The city has dropped the ball too. While parking violations are rigorously policed, most moving violations go unpunished. Manhattan drivers are largely free to double-park, drive in bus lanes, and block the box, causing cascading traffic effects. The city hands out 160,000 parking placards as pork for city employees and their friends, which drivers use to park illegally and for free. Bus service has been allowed to deteriorate. Meanwhile, the state-run subway has struggled mightily to provide reliable service.
All of it adds up to a sense that congestion pricing must, in some form, be implemented for the Manhattan core. Even de Blasio appeared to soften his faux-populist opposition last week. Cuomo’s committee laid out a preliminary scheme for the tolls designed to raise more than $1 billion a year:
—$25 for truckers
—$11.50 for drivers
—$2–$5 for taxis
It is a strong first bid, and one that leaves room for the governor to negotiate with pols from Staten Island, Long Island, the Bronx, and Westchester, many of whom want perks like dedicated transit and toll discounts, as well as with the many businesses that operate in or drive through the Manhattan CBD. Lower Manhattan residents will reap quality of life benefits but may pay for it through more expensive goods and services. Then again, with peak-hour pricing, a congestion charge might also encourage off-hour freight deliveries, which (in a recent experiment) cut delivery times from 108 minutes around noon to 25 minutes after 7 p.m.
Two big questions remain unaddressed. First, if this money is going into a transit lockbox—which everyone considers the primary benefit of the fees, though the others are just as important—why should we think the MTA will spend it wisely, given the agency’s predilection for prioritizing suburban commuters and wasting billions on capital improvements? Second, how serious is Cuomo about getting the plan past the Republicans who control the New York statehouse, and what might be sacrificed to make that happen? Many of them continue to consider driving into the nation’s densest city a God-given right, because it’s been that way for decades. But there’s nothing liberating about the city’s permanent traffic jam.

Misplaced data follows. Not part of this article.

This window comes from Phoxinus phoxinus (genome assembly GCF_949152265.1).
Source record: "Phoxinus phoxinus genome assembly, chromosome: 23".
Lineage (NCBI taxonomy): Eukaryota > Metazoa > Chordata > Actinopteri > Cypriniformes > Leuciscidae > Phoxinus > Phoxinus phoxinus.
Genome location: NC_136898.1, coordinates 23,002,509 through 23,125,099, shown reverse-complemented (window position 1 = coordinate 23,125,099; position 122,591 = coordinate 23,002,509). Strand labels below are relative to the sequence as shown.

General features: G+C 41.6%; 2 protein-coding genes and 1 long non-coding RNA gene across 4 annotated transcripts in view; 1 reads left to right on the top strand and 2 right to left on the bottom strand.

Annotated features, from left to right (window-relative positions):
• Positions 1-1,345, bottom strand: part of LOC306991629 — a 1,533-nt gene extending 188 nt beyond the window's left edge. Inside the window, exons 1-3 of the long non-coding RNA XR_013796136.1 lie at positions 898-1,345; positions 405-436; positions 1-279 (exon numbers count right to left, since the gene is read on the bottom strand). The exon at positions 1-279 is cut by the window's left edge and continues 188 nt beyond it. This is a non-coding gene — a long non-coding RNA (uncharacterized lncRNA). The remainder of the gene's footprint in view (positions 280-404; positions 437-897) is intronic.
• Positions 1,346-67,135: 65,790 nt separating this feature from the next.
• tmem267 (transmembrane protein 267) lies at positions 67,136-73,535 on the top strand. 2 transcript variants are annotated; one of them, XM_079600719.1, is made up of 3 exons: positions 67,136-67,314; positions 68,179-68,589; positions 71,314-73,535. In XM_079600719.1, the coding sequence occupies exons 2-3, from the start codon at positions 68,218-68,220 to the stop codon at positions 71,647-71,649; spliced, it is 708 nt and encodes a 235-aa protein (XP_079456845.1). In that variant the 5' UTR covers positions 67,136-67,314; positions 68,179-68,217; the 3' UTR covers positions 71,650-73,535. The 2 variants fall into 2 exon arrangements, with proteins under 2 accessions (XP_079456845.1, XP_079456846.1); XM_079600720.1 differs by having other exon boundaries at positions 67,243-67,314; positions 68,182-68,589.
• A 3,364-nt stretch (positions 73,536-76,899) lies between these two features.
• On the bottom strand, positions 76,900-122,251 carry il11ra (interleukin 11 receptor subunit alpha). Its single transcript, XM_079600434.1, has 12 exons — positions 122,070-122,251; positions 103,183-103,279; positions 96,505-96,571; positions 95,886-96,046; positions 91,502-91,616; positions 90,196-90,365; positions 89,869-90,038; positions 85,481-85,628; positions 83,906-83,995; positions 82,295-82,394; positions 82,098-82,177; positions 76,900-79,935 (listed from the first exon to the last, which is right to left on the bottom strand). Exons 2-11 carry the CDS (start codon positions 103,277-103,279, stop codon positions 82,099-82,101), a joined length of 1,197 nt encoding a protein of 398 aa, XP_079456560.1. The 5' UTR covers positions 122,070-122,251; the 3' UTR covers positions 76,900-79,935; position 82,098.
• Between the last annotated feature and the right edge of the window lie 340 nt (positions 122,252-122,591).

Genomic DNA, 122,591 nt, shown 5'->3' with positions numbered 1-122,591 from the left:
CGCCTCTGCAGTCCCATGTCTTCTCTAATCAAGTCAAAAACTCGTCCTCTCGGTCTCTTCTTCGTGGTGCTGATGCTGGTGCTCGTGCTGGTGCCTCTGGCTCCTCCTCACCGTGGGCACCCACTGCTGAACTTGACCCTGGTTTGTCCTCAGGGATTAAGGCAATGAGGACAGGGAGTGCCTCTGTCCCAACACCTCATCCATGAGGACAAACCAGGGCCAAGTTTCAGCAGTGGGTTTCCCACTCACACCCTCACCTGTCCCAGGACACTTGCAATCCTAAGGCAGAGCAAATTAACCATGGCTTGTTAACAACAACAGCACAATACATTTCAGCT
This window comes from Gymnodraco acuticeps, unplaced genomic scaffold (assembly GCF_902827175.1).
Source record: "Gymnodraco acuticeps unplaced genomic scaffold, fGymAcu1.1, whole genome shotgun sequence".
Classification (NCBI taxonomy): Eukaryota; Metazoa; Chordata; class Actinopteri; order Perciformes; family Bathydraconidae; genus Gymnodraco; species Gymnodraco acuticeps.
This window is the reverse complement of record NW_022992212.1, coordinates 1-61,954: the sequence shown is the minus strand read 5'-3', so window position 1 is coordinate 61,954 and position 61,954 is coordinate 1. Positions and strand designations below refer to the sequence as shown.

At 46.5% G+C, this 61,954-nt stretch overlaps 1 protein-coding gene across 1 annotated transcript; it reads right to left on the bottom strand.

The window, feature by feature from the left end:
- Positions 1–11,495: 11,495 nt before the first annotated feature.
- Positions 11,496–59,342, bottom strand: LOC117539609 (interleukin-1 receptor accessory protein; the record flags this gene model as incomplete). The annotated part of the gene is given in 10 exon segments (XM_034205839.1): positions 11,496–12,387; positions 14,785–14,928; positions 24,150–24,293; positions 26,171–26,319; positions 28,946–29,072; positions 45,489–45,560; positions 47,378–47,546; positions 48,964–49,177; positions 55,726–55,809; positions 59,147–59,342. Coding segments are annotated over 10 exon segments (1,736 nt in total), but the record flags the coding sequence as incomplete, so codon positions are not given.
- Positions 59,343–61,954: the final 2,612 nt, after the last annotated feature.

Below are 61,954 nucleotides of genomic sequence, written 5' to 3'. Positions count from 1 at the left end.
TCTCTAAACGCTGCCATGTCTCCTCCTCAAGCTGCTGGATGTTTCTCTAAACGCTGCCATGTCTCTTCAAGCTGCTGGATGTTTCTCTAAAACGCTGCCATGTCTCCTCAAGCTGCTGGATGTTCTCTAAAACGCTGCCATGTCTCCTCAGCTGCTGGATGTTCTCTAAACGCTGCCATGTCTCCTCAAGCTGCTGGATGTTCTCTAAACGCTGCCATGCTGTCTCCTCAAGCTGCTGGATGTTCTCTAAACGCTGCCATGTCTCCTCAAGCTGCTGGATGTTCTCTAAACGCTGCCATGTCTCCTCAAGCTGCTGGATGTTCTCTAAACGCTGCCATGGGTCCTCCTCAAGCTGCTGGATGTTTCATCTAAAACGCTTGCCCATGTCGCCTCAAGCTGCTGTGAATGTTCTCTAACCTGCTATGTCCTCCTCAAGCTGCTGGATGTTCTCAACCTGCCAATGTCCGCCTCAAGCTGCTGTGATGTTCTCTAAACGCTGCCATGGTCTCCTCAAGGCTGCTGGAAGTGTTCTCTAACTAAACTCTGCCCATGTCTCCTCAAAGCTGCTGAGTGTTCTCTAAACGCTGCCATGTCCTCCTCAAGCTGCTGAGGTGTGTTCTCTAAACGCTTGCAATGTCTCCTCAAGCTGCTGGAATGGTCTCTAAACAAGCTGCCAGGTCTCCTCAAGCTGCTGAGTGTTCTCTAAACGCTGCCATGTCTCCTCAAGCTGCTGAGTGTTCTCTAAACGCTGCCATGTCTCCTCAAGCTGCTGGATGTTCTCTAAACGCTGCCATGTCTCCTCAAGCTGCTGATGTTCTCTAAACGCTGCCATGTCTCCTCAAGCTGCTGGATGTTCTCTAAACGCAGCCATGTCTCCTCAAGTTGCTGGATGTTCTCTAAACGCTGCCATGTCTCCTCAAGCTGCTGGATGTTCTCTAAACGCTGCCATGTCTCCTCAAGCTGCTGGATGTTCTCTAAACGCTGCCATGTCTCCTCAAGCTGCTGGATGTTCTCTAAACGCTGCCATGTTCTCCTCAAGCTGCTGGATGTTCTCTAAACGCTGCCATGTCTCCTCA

In reality, driving in Manhattan has always been a lousy emblem of the borough’s everyman character, since New Yorkers have never been likely to own cars, and trains (and before them, ferries) have always carried far more people to and from the island. After the recent disappearance of so many old-time shops and rent-regulated apartments, driving down Broadway appears fated to bear some misplaced egalitarian nostalgia. The roads into the city could be free when a million fewer people lived here. No longer. Even Billy Joel took the Greyhound on the Hudson River Line.
One more thing
You depend on Slate for sharp, distinctive coverage of the latest developments in politics and culture. Now we need to ask for your support.
Our work is more urgent than ever and is reaching more readers—but online advertising revenues don’t fully cover our costs, and we don’t have print subscribers to help keep us afloat. So we need your help. If you think Slate’s work matters, become a Slate Plus member. You’ll get exclusive members-only content and a suite of great benefits—and you’ll help secure Slate’s future.Join Slate Plus